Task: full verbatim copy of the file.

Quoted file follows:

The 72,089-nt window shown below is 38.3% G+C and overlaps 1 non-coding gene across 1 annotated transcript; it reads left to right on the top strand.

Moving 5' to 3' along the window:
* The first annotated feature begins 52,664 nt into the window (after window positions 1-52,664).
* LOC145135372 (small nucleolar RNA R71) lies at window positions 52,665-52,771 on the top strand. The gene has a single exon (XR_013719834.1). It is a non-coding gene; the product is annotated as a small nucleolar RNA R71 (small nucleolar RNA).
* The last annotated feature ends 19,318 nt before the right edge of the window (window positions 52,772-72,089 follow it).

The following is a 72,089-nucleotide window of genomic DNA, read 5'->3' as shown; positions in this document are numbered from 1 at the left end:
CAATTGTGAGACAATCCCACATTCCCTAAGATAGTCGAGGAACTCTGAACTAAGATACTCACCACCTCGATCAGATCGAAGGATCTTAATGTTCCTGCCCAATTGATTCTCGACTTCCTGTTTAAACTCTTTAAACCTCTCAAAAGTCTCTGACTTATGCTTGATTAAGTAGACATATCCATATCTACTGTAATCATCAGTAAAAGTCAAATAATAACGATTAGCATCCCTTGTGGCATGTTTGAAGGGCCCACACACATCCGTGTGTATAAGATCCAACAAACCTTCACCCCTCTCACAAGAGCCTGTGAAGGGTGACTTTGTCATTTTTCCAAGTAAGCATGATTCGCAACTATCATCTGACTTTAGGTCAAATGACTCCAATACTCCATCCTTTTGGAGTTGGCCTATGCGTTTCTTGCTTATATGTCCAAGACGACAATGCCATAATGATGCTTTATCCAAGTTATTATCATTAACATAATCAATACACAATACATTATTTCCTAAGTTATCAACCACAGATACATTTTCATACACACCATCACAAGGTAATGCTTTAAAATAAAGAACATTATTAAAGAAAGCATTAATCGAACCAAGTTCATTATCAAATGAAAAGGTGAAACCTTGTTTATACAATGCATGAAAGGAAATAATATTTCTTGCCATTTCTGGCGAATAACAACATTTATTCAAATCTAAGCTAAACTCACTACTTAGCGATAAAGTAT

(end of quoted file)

The 72,089-nt window shown below is 38.3% G+C and overlaps 1 non-coding gene across 1 annotated transcript; it reads left to right on the top strand.

Moving 5' to 3' along the window:
* The first annotated feature begins 52,664 nt into the window (after window positions 1-52,664).
* LOC145135372 (small nucleolar RNA R71) lies at window positions 52,665-52,771 on the top strand. The gene has a single exon (XR_013719834.1). It is a non-coding gene; the product is annotated as a small nucleolar RNA R71 (small nucleolar RNA).
* The last annotated feature ends 19,318 nt before the right edge of the window (window positions 52,772-72,089 follow it).

The following is a 72,089-nucleotide window of genomic DNA, read 5'->3' as shown; positions in this document are numbered from 1 at the left end:
CAATTGTGAGACAATCCCACATTCCCTAAGATAGTCGAGGAACTCTGAACTAAGATACTCACCACCTCGATCAGATCGAAGGATCTTAATGTTCCTGCCCAATTGATTCTCGACTTCCTGTTTAAACTCTTTAAACCTCTCAAAAGTCTCTGACTTATGCTTGATTAAGTAGACATATCCATATCTACTGTAATCATCAGTAAAAGTCAAATAATAACGATTAGCATCCCTTGTGGCATGTTTGAAGGGCCCACACACATCCGTGTGTATAAGATCCAACAAACCTTCACCCCTCTCACAAGAGCCTGTGAAGGGTGACTTTGTCATTTTTCCAAGTAAGCATGATTCGCAACTATCATCTGACTTTAGGTCAAATGACTCCAATACTCCATCCTTTTGGAGTTGGCCTATGCGTTTCTTGCTTATATGTCCAAGACGACAATGCCATAATGATGCTTTATCCAAGTTATTATCATTAACATAATCAATACACAATACATTATTTCCTAAGTTATCAACCACAGATACATTTTCATACACACCATCACAAGGTAATGCTTTAAAATAAAGAACATTATTAAAGAAAGCATTAATCGAACCAAGTTCATTATCAAATGAAAAGGTGAAACCTTGTTTATACAATGCATGAAAGGAAATAATATTTCTTGCCATTTCTGGCGAATAACAACATTTATTCAAATCTAAGCTAAACTCACTACTTAGCGATAAAGTAT